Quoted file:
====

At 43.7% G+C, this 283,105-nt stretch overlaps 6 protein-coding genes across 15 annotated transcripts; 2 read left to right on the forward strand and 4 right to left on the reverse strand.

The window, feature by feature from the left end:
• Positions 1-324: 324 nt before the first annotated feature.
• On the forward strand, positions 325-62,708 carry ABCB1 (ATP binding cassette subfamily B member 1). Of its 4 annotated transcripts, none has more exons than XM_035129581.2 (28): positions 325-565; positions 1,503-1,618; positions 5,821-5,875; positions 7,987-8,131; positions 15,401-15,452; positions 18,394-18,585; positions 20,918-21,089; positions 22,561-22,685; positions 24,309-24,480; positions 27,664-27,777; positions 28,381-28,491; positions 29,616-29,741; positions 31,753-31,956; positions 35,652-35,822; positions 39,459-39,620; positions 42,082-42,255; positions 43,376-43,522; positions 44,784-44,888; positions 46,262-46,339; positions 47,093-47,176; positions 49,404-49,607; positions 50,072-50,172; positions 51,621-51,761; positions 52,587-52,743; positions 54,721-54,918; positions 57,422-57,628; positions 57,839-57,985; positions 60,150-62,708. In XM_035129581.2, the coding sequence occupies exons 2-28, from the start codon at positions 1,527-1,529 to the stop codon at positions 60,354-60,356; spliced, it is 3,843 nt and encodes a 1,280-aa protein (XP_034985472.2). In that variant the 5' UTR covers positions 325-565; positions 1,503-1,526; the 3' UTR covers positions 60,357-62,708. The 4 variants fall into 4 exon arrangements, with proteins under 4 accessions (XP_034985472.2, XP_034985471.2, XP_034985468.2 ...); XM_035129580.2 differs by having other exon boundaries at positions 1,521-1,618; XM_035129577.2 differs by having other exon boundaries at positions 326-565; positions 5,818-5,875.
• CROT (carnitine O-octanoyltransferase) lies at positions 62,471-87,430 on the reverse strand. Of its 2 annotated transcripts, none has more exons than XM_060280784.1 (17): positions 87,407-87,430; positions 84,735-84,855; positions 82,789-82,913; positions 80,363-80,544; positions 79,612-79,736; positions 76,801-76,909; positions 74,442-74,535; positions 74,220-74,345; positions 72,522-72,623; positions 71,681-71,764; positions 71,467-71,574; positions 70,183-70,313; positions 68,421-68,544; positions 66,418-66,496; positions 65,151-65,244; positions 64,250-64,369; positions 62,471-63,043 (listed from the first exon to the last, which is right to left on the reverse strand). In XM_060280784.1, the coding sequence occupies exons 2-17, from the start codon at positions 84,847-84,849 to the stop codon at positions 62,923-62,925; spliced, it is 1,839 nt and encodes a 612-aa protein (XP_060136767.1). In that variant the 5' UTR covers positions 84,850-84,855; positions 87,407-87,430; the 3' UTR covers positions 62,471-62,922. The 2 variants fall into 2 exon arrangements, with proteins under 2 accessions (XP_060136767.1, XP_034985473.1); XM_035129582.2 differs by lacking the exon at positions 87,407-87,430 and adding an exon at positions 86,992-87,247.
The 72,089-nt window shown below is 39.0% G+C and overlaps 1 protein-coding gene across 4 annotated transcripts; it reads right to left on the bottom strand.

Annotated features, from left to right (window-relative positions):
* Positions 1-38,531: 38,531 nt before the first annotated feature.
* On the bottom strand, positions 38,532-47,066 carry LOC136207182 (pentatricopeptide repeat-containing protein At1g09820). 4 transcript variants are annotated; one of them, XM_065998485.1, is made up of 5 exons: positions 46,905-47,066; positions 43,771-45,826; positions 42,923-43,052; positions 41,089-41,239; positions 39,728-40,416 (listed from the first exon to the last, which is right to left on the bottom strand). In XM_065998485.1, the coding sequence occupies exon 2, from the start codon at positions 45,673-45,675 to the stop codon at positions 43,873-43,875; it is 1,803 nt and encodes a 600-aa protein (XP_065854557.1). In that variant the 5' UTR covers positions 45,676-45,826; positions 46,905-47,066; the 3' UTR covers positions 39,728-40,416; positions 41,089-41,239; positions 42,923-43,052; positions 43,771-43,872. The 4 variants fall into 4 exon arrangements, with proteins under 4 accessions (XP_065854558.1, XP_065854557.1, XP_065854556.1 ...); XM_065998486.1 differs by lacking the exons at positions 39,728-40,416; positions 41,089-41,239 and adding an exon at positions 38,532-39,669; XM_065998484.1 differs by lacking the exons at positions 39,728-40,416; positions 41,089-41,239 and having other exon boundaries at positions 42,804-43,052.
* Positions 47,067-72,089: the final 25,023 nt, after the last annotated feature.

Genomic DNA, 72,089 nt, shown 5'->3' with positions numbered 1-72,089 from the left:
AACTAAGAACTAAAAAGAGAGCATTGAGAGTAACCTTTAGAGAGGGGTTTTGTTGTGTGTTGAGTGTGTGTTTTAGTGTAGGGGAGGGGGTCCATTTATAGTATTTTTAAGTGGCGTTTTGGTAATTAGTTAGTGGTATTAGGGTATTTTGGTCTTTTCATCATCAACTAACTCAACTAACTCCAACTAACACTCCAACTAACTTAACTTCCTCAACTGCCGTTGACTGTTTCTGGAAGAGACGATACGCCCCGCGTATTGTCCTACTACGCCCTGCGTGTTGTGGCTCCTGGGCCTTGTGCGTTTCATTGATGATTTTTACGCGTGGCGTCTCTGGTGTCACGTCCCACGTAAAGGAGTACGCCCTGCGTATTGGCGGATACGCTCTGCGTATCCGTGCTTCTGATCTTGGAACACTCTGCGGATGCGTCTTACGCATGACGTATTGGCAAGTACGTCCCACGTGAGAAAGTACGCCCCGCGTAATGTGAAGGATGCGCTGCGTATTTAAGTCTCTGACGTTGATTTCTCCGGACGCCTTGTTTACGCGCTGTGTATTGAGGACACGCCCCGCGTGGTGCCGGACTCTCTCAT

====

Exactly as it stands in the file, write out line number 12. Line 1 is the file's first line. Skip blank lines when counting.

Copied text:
AACTAAGAACTAAAAAGAGAGCATTGAGAGTAACCTTTAGAGAGGGGTTTTGTTGTGTGTTGAGTGTGTGTTTTAGTGTAGGGGAGGGGGTCCATTTATAGTATTTTTAAGTGGCGTTTTGGTAATTAGTTAGTGGTATTAGGGTATTTTGGTCTTTTCATCATCAACTAACTCAACTAACTCCAACTAACACTCCAACTAACTTAACTTCCTCAACTGCCGTTGACTGTTTCTGGAAGAGACGATACGCCCCGCGTATTGTCCTACTACGCCCTGCGTGTTGTGGCTCCTGGGCCTTGTGCGTTTCATTGATGATTTTTACGCGTGGCGTCTCTGGTGTCACGTCCCACGTAAAGGAGTACGCCCTGCGTATTGGCGGATACGCTCTGCGTATCCGTGCTTCTGATCTTGGAACACTCTGCGGATGCGTCTTACGCATGACGTATTGGCAAGTACGTCCCACGTGAGAAAGTACGCCCCGCGTAATGTGAAGGATGCGCTGCGTATTTAAGTCTCTGACGTTGATTTCTCCGGACGCCTTGTTTACGCGCTGTGTATTGAGGACACGCCCCGCGTGGTGCCGGACTCTCTCAT